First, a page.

Nikon D810

Nikon’s original D800 and D800e 36MP monsters, launched in 2012, were impressive — even groundbreaking — but also flawed in some ways. The company’s new D810 is an evolutionary refinement of the pair. Though lately most innovations in the digital camera industry have happened on mirrorless cameras, Nikons workhorse DSLRs still have a very large audience. But will the changes they’ve made to the D810 be enough to keep the Nikon faithful locked into the brand? And where to from here?

On the plus side, this new camera is definitely a “pro” tool, and has that signature Nikon heft and build quality. Anyone who’s shooting Nikon will certainly lust after this body. And any photographer (with the proper skills) using this camera will undoubtedly produce some amazing images.

In this episode of All About the Gear, Doug and Frederick explore the updated model, specifically looking at what changed, whether the changes justify an upgrade and whether the question of “What/who is this camera for?” has changed since the D800/e releases.

  • Frederick asks why didn’t Nikon just make this mirrorless? I, for one, wouldn’t want it with the state of current mirrorless technology. Doug accurately explains some of the deficiencies of mirrorless, but having stood out in the rain shooting with a weather sealed camera, and having the ability to look through an optical viewfinder makes it no contest for me. The mirrorless camera makers may fix those deficiencies in the future, but we SLR shooters have been saying this for several years now, and they still haven’t been fixed (nor for wildlife or sports shooters has the autofocus gotten sufficiently proficient, not to mention the lack of adequate long lenses). So for those of us to whom that matters, that’s why some of us aren’t enthralled with mirrorless. Mirrorless is great for street photography. Not so great for most other applications.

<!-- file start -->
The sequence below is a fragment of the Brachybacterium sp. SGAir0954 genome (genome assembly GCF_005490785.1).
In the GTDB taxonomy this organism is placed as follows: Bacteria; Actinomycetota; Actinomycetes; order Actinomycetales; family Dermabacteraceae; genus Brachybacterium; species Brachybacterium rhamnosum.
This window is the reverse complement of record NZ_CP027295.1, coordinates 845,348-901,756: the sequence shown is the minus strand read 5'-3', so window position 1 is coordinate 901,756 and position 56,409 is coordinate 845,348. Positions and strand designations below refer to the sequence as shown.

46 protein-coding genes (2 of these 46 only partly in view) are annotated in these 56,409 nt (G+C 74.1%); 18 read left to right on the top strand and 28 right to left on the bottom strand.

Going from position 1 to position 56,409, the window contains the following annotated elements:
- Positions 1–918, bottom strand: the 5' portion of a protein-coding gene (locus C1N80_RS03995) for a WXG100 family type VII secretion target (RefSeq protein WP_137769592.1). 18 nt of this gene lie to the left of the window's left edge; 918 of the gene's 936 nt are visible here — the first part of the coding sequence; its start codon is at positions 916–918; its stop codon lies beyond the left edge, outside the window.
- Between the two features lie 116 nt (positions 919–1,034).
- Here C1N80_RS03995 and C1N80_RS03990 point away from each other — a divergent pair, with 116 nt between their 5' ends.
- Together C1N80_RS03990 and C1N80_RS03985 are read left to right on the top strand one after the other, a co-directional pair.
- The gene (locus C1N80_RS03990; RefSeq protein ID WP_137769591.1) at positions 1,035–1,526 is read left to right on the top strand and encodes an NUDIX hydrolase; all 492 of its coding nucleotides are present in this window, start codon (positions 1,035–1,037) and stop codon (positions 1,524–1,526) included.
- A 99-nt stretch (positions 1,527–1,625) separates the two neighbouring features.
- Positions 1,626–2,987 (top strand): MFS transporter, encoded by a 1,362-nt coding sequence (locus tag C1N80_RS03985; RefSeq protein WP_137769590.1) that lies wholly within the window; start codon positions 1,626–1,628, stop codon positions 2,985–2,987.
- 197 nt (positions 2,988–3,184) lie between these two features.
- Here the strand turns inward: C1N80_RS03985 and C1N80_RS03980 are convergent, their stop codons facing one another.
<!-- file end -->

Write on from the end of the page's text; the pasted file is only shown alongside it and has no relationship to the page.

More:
• When I was in Iceland a month ago, I was the only one with mirrorless cameras. Everyone else had Nikons and Canons. While most of the other shooters went to some trouble to protect their gear from the rain, I didn’t bother. And while perhaps a third of them had trouble with their cameras, the only issue from mine was that water drops triggered the sensor that automatically switches between the LCD and EVF. I just had to disable that auto function. So while I think autofocus is still the big weakness for most (but not all) mirrorless cameras, I don’t think weather sealing is as big a deal. Having said that, even most of the DSLRs aren’t as weatherproof as a 1DX or D4s.

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